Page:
Why are you Thankful?
It’s Thanksgiving! Yes, Thanksgiving is next week. That means we will all gather around our family and give thanks.
This year, Thanksgiving is extra special for me. During this time, I will have the chance to really get a chance to reflect on all of my accomplishments and connections that I made this year. I want to tell each and everyone of you Thank You from the bottom of my heart for allowing me to grace your emails with tips, events, and DIY projects for your dogs.
However, this post is not about me, it is about how to keep your dog safe for Thanksgiving.
Below is a list of tips for a fun and festive Thanksgiving with a happy and healthy dog. No ones a sick dog.
Turkey: If you are feeding your dog turkey, make sure you are feeding them small bites of well-cooked, boneless turkey meet. Under-cooked turkey can result in your dog getting sick from salmonella bacteria. Also, the bones can choke them.
No Bread Dough: Raw bread dough can be harmful to your dog. The dough can rise in your dogs’ stomach and cause abdominal pain, bloating, and vomiting. If you must feed them bread, make sure that it is cooked.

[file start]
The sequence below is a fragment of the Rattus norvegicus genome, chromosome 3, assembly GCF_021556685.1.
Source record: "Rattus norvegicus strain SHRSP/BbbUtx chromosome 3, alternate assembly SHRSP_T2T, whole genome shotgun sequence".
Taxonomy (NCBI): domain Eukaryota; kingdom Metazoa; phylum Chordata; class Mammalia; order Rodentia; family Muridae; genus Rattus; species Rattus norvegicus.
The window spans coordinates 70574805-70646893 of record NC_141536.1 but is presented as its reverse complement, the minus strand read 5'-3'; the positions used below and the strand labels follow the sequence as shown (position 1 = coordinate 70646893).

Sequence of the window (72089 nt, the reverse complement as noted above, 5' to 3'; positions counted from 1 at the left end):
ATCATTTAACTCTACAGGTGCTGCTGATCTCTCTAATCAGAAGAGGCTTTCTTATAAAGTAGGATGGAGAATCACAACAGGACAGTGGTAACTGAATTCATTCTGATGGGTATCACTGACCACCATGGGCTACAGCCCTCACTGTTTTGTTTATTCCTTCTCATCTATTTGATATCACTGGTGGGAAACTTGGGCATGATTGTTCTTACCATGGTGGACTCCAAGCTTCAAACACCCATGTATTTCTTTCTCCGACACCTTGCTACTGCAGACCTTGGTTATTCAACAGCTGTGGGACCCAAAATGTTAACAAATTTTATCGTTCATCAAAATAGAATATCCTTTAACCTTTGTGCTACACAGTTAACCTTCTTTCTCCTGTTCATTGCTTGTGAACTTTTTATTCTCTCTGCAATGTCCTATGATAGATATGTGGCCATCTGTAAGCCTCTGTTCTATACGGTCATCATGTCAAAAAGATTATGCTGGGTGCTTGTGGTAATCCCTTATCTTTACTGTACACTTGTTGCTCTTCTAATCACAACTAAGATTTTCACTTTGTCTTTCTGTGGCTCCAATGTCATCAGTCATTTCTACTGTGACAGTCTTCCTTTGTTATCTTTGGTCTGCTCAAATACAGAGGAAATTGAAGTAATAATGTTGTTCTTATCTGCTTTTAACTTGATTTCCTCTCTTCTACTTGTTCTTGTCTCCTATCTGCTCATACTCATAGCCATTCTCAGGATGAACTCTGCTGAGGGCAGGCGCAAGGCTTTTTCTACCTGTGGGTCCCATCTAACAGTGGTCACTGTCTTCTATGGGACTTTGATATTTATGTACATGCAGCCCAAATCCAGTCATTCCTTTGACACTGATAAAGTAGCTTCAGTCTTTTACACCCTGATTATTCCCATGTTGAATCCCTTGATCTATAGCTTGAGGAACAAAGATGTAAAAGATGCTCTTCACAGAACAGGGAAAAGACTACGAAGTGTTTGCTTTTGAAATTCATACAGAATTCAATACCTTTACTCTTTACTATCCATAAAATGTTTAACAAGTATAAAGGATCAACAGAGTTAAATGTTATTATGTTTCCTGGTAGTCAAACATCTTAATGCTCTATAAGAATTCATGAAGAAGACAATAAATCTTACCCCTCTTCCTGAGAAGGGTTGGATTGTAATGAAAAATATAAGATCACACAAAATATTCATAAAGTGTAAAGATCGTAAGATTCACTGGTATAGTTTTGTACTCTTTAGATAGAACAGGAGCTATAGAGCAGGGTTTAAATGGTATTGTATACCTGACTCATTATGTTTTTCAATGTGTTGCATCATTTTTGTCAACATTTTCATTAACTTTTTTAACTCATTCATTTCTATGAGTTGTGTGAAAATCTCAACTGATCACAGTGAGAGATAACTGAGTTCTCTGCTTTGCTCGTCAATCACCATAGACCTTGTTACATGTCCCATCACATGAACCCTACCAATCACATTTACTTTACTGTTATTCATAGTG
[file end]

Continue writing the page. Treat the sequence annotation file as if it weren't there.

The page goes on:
Stop the Begging: I know this may seem impossible, but I am here to tell you that it very much so possible. Bringing healthy treats or snacks to feed your dog at the dinner table would be helpful. Also setting ground rules with guest, letting them not to feed your dog or what treats, will also reduce the begging.
Prepare for emergencies: We all know, anything can happen. That’s why it is better to be prepared than not to be prepared. If you are traveling, have a copy of your dogs’ vet records with you and the contact number to your primary veterinarian. Having a list of nearby veterinarians is a good idea too.
Go for a walk: OK, I know you just ate a ton of food, now you want to take a nap, well so does your dog. But going for a walk or jog right after will be extra special for your dog because they are burning calories.
No cakes or pies. Chocolate can be harmful for pets, even though many dogs find it tempting and will sniff it out and eat it. The artificial sweetener called xylitol – commonly used in gum and sugar-free baked goods – also can be deadly if consumed by dogs.
These are a list of tips to help keep your Thanksgiving Holiday fun and safe. If you have any questions as it is related to your dog, please contact your primary vegetarian.
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